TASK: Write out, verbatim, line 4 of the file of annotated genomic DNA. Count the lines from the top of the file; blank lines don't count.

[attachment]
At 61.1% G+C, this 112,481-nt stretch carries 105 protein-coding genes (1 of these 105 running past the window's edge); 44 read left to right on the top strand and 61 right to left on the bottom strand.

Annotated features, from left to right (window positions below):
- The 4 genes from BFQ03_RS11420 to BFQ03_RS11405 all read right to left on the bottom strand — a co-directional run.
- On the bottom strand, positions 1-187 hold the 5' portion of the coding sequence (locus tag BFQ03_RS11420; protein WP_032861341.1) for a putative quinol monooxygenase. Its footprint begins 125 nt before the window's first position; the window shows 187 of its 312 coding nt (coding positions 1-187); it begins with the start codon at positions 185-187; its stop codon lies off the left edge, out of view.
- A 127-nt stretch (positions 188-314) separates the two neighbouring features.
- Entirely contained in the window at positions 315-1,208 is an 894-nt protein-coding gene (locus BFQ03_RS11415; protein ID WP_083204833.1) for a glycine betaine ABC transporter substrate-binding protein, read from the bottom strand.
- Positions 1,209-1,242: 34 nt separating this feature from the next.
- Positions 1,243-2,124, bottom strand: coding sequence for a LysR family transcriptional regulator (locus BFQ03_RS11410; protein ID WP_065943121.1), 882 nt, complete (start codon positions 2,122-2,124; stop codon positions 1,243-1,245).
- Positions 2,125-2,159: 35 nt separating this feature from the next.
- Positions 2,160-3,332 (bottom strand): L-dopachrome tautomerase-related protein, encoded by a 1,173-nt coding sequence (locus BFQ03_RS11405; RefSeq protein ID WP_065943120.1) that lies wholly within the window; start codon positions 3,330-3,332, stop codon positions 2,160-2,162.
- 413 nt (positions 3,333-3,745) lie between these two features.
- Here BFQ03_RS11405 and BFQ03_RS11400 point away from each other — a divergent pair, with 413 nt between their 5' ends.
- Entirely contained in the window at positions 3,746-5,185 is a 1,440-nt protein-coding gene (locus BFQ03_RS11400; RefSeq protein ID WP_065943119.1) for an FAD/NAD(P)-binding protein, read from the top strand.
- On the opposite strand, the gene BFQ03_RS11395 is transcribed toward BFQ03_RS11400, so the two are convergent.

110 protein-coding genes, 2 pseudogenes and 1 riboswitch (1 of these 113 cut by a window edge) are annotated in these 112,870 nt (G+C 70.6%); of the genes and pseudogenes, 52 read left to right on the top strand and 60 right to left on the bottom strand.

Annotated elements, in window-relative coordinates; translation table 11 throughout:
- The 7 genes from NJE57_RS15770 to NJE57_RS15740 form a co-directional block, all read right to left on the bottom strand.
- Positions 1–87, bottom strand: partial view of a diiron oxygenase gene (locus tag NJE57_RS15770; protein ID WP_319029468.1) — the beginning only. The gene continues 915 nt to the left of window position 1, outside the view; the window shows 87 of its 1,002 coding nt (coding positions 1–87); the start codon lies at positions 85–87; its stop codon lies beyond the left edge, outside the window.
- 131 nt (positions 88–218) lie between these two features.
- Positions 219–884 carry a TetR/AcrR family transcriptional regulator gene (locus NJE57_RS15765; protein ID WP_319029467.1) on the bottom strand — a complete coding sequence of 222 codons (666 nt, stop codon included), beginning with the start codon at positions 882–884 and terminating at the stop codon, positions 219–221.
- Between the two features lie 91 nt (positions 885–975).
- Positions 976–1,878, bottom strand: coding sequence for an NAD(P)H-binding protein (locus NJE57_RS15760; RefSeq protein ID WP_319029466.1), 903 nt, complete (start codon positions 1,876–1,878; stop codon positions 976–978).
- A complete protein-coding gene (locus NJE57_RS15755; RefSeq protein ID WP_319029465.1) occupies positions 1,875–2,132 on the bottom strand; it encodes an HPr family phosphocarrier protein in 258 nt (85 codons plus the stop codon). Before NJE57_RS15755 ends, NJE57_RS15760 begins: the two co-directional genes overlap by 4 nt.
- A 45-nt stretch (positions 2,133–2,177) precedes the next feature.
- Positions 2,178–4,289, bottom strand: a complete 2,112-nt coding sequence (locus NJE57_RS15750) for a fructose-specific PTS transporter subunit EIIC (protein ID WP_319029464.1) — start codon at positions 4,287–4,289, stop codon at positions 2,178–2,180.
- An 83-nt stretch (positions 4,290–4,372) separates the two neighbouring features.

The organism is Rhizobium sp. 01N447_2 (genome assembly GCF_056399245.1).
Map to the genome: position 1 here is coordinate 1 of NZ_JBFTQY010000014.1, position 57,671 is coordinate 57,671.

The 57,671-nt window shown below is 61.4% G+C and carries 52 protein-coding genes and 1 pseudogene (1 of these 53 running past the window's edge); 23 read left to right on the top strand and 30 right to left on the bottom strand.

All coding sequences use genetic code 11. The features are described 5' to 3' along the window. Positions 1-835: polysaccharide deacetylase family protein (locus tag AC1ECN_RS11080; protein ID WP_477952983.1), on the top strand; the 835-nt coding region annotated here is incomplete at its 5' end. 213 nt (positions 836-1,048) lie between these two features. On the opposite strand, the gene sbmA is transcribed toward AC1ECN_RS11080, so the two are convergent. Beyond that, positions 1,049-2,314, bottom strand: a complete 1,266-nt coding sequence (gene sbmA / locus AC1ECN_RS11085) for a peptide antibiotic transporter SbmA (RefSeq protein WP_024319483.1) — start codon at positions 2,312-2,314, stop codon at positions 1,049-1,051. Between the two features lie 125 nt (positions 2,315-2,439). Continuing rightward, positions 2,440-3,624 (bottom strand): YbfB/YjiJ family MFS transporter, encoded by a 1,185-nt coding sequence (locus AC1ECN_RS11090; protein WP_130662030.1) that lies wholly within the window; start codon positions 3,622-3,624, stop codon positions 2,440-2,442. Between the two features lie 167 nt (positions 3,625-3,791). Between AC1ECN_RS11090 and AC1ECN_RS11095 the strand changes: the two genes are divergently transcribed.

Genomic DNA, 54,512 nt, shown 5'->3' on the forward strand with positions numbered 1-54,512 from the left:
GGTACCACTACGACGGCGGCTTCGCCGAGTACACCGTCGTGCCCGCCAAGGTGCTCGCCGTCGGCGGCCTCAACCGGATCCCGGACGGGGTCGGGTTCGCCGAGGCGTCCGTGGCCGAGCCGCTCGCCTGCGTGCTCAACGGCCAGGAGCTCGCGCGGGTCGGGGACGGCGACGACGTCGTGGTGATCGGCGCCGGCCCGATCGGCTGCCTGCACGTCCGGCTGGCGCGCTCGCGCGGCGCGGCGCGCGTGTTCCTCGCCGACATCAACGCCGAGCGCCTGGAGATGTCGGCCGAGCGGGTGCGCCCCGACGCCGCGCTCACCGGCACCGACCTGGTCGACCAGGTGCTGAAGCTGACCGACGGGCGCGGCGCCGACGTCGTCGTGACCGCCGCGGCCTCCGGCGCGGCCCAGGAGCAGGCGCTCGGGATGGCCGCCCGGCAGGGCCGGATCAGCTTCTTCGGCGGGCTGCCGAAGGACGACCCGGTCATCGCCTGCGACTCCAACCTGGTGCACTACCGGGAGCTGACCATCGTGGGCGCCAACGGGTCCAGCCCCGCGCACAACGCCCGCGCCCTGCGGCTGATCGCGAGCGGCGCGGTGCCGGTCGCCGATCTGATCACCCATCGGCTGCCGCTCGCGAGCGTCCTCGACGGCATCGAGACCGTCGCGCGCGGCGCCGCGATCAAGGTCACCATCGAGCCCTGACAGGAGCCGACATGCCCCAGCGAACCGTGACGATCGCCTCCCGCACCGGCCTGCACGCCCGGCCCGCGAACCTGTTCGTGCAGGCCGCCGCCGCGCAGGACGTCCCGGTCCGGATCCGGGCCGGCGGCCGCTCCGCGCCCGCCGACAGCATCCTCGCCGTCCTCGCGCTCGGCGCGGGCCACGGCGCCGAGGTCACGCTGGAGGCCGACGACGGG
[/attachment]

- On the bottom strand, positions 1-187 hold the 5' portion of the coding sequence (locus tag BFQ03_RS11420; protein WP_032861341.1) for a putative quinol monooxygenase. Its footprint begins 125 nt before the window's first position; the window shows 187 of its 312 coding nt (coding positions 1-187); it begins with the start codon at positions 185-187; its stop codon lies off the left edge, out of view.